I’ve recently found myself with a fair bit of extra time (I’ll write more on that at some stage, perhaps), but for now I don’t think I’ve ever shifted into a slower pace and a period of relative unknown with as much ease, effortlessness, and joy. Who is this person?!
Working out of The Magic Factory, a 15 000-square-foot think tank in San Francisco, Ken Fulk specialises in interior design, special events, and architecture. His reputation is a fantastic one: He is a fantasy; an inventor and creator who pulls off simply the most imaginative sets. Whether he is creating staggering homes, throwing the opening party of a museum show, or planning large-scale events, Fulk’s work is always remarkable and stylish and over the top and I just love it. At Hirst Bar in San Francisco, a space designed by Fulk, the drinks are free – you’ve just got to be invited.
The past six decades have been among the most dynamic and turbulent in US history, from JFK’s assassination, Apollo 11 and Vietnam to the AIDS crisis, racism and gender politics. Responding to the changing times, American artists have produced prints unprecedented in their scale and ambition. Now showing at the British Museum until 18 June 2017, American Dream traces 60 years of art, design and history in one major exhibition.
I love yellow. It’s my favourite – it’s happy, and it makes me happy. (And I’m blonde. Blondes look good in yellow.) American architect Richard Meier loves white. But in honour of the 100th anniversary of the De Stijl movement, his one and only building in the Netherlands has been painted in the style of Piet Mondrian.
I published a story for House & Garden last week about RCR Arquitectes, the winner of this year’s Pritzker Prize. Considered architecture’s highest honour, for the first time since it began in 1979 it was awarded to three winners –Rafael Aranda, Carme Pigemand and Ramon Vilalta – for the trio’s intensely collaborative way of working together.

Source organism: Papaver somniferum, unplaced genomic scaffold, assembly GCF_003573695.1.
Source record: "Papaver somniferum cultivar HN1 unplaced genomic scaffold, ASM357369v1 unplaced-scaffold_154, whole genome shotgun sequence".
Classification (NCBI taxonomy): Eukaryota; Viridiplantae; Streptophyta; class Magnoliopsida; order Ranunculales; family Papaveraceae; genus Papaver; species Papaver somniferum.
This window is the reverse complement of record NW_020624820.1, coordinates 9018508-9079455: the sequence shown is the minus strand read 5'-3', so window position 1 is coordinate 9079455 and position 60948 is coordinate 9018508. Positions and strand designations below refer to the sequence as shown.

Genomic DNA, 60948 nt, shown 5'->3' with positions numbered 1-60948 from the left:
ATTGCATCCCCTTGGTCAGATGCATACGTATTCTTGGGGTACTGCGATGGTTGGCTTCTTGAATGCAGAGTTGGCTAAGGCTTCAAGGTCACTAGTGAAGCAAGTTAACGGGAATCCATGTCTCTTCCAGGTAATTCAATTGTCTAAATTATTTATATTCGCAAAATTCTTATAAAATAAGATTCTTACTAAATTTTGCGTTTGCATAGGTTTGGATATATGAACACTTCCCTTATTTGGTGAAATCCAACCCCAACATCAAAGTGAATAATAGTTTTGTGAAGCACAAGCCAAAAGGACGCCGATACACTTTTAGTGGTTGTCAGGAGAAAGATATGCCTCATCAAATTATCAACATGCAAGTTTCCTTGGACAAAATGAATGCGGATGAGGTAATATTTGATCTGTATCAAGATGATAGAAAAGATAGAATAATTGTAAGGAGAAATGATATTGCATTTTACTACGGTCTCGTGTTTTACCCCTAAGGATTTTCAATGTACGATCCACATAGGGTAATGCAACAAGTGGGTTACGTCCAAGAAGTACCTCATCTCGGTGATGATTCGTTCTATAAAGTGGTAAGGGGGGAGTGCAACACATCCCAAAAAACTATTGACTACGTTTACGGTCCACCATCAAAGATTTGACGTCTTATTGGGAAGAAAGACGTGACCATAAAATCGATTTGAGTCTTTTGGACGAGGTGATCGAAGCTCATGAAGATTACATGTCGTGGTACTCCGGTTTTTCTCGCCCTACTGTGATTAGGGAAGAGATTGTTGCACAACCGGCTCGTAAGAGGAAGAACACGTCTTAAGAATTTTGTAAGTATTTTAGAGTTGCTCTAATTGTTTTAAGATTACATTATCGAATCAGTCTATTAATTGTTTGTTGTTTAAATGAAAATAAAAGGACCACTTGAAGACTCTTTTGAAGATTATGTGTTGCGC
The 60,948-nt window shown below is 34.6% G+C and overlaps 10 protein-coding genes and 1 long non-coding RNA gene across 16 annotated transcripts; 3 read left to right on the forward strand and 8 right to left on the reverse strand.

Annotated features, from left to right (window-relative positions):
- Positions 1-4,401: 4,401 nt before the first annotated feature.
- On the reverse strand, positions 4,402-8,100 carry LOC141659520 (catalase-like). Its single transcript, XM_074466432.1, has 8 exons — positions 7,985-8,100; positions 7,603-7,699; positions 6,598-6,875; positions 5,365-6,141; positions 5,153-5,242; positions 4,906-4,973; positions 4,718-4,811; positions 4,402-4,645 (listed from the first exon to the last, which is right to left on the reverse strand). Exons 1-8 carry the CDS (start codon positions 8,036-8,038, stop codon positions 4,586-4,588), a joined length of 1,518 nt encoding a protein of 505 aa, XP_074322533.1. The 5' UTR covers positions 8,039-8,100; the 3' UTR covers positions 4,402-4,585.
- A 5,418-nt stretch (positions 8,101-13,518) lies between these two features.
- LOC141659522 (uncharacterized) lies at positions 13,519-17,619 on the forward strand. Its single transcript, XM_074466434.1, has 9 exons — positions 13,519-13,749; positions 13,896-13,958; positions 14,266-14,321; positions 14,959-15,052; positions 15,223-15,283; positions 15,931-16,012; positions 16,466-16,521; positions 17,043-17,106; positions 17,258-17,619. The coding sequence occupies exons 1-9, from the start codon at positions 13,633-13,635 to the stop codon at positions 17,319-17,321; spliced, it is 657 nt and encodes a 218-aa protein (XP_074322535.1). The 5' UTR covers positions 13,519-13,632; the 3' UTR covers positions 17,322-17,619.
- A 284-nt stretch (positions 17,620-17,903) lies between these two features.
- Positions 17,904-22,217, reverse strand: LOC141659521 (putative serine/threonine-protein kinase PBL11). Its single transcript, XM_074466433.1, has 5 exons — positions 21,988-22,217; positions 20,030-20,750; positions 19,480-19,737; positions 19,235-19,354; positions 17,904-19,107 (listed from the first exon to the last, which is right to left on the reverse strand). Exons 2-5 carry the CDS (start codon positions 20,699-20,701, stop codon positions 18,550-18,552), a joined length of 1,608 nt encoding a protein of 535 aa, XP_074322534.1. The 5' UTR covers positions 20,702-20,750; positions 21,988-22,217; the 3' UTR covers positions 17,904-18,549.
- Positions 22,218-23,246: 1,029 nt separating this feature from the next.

It’s the best time of year for film. The Oscars have come and gone, leaving us with the year’s finest pool of must-watch films.
I don’t know what rock I’ve been living under, but I’ve only just discovered Bar Luce, a Milanese café designed in 1950s Italian style by director of all directors, Wes Anderson.
In 18 months my mom and I have committed to walking the Camino. That gives me 18 months, about 547 days – and counting – to get my financial shit together. I’m a terrible spender and an even worse saver. In September 2018 that needs to be revolutionised so that I can take a sabbatical (work logistics to be arranged then, don’t ask questions) and fly to Europe for two, maybe three, months. Deviating from my obsession with everything French (Paris will naturally be on the agenda), I find myself drawn to and inspired by the dusty colours and flavours of Porto, and the bold patterns and architecture of Spain. Hence, this hotel’s exquisite renovation and striking personality caught my attention.
Last year, 50 years after opening as a groundbreaking new arts venue in London, The Roundhouse theatre celebrated its half-century with a series of plans and commemorations. The Camden theatre asked the public to share its memories of the theatre, collating accounts, images and recordings from gig goers, local residents and performers. It also dug into its archives for an enormous collection of posters from across the decades.
We know the words, the reality has become customary: we live in a media saturated world. It’s a life of constant exposure to new brands, languages, ideals and innovations. We are spoilt with content. Overexposed. But sometimes, amidst the blurry haze of content, there comes a find so jarringly clear, and so unlike anything else, that one simply has to stop. In this case, it’s Isabelle Menin.